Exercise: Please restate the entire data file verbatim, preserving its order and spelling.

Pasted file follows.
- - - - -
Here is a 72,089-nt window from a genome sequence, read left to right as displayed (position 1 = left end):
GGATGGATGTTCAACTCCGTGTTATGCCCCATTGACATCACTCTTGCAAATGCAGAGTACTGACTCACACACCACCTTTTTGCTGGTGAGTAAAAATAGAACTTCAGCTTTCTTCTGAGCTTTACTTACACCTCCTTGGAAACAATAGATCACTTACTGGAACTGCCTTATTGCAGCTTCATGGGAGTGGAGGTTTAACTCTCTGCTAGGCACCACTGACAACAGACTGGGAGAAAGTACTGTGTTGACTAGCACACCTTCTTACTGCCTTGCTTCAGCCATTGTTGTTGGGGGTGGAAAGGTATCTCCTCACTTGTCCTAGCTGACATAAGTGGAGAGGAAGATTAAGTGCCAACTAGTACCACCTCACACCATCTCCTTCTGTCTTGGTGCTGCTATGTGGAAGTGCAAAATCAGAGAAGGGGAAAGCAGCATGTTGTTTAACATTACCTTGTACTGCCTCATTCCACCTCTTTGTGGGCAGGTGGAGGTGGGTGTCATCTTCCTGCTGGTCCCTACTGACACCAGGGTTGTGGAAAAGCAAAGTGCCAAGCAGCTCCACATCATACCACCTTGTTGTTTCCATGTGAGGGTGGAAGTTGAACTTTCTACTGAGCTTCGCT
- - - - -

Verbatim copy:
Here is a 72,089-nt window from a genome sequence, read left to right as displayed (position 1 = left end):
GGATGGATGTTCAACTCCGTGTTATGCCCCATTGACATCACTCTTGCAAATGCAGAGTACTGACTCACACACCACCTTTTTGCTGGTGAGTAAAAATAGAACTTCAGCTTTCTTCTGAGCTTTACTTACACCTCCTTGGAAACAATAGATCACTTACTGGAACTGCCTTATTGCAGCTTCATGGGAGTGGAGGTTTAACTCTCTGCTAGGCACCACTGACAACAGACTGGGAGAAAGTACTGTGTTGACTAGCACACCTTCTTACTGCCTTGCTTCAGCCATTGTTGTTGGGGGTGGAAAGGTATCTCCTCACTTGTCCTAGCTGACATAAGTGGAGAGGAAGATTAAGTGCCAACTAGTACCACCTCACACCATCTCCTTCTGTCTTGGTGCTGCTATGTGGAAGTGCAAAATCAGAGAAGGGGAAAGCAGCATGTTGTTTAACATTACCTTGTACTGCCTCATTCCACCTCTTTGTGGGCAGGTGGAGGTGGGTGTCATCTTCCTGCTGGTCCCTACTGACACCAGGGTTGTGGAAAAGCAAAGTGCCAAGCAGCTCCACATCATACCACCTTGTTGTTTCCATGTGAGGGTGGAAGTTGAACTTTCTACTGAGCTTCGCT